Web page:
Photo of Joel Busher

Joel Busher

Dr

    Accepting PhD Students

    PhD projects

    Social movements; mobilization; dynamics of political violence; counter-terrorism and its societal impacts

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    20102021

    Research activity per year

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    Personal profile

    Biography

    Joel's research addresses three main intersecting areas:

    1) Anti-minority activism

    Joel's initial work in this area comprised an ethnographic analysis of anti-Muslim activism, resulting in his monograph The Making of Anti-Muslim Protest: Grassroots Activism in the English Defence League (Routledge), for which he was awarded the British Sociological Association’s Philip Abrams Memorial Prize, 2016. His research here addresses questions about how and why people become involved in anti-minority activism; what sustains, energises or undermines such activism, and how it evolves through interaction with other actors.

    He has subsequently carried out mixed-methods research on how anti-minority activism gains traction in different local areas; theoretical and empirical work on processes of 'cumulative extremism' or 'interactive escalation'; is joint editor of the volume, Researching the Far Right: Theory, Method and Practice, (Routledge); and is currently PI on a project that examines the pathways towards and away from violence during periods of heightened activity by organised anti-minority groups, funded by the Centre for Research and Evidence on Security Threats (CREST).

    2) The escalation, de-escalation and non-escalation of political violence

    Joel’s work on anti-minority activism is also informed by a wider theoretical and empirical interest in the social ecology of political violence. Here, Joel has recently led a project on the 'Internal Brakes on Violent Escalation', also funded by CREST, and continues to undertake research on processes of restraint within militant groups. He has also undertaken research on the conceptualisation of radical groups and their intersections with one another and with the so-called mainstream.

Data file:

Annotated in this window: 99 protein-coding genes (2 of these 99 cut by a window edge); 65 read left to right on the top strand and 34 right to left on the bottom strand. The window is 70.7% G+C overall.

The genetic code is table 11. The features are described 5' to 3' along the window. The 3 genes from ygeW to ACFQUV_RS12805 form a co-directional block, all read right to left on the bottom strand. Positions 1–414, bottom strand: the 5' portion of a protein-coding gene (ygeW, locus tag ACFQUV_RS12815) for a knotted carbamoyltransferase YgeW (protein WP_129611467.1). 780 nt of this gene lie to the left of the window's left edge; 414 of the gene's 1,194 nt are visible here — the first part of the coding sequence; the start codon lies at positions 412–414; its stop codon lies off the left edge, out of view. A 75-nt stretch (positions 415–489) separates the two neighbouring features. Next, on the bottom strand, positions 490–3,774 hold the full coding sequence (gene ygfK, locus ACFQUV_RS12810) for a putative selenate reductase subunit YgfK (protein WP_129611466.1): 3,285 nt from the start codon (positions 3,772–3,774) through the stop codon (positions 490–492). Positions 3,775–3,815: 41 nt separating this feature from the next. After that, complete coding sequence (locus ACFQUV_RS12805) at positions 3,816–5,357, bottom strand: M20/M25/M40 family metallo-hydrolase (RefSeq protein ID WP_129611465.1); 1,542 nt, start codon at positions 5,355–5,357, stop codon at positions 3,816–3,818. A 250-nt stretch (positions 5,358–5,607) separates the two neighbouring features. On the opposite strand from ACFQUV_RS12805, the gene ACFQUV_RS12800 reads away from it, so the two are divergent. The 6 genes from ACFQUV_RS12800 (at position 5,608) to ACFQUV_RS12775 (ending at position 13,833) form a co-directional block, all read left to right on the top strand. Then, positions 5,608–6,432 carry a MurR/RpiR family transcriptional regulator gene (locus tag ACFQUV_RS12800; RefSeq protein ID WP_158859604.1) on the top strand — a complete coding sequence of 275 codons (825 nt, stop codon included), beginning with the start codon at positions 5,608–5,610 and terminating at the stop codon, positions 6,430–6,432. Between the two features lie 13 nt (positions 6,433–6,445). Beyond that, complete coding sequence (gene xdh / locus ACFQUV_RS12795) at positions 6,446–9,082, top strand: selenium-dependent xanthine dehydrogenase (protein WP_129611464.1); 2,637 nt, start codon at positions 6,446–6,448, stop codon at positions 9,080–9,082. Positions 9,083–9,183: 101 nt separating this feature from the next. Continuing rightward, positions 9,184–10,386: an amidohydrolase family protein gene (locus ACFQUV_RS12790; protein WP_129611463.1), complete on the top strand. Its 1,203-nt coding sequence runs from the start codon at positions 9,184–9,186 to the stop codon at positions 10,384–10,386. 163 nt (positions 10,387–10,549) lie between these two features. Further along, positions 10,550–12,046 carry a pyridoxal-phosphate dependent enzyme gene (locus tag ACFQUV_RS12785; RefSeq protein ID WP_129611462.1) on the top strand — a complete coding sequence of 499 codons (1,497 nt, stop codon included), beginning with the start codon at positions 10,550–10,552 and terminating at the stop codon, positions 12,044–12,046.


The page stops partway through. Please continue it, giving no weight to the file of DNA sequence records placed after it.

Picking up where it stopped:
3) The implementation of counter-terrorism policy and its societal impacts

    Joel has led research on the interpretation and enactment of the Prevent duty in schools and colleges. This research, funded by the Aziz Foundation, gave rise in 2017 to the first major public report on this topic. He has presented on this research to a range of national and international academic and policy practitioner audiences. He is currently working with a network of local authorities across the UK to explore how they respond to, interpret and implement counter-terrorism and counter-extremism policy. He is also about to begin a project, funded by the British Academy, that examines the impacts of the UK’s deradicalisation ‘Channel’ programme on former mentees.

     

    Running through all his work is a broader empirical and theoretical interest in the processes of mobilization, collective action and social control and how these intersect with the everyday efforts of human beings to live what they consider to be good lives. As well as generating research publications, Joel’s research has led to frequent and on going engagement with policy and practitioner communities at local, national and international levels.

    Joel joined CTPSR in 2014. Prior to joining CTPSR, he held post-doctoral fellowships at Huddersfield University and the University of East London, and worked as an analyst for the Defence Science Technology Laboratory (DSTL). He holds a PhD in Development Studies from the University of East Anglia and an MA in Philosophy and Italian from The University of Edinburgh. He is a fluent Spanish speaker.

    Research Interests

    Social movements; Mobilization; Political violence; Anti-minority activism; Counter-terrorism; National and transnational identities; Policy enactment; Mixed methods

    Vision Statement

    The broad aim of my research is to document and enhance understanding of how human interaction – the rituals that shape and comprise our everyday lives; the cognitive and moral orders that we make, break and patch together again; and the emotional rhythms of our lives – gives rise to or undermines harmonious social relations and human well-being.

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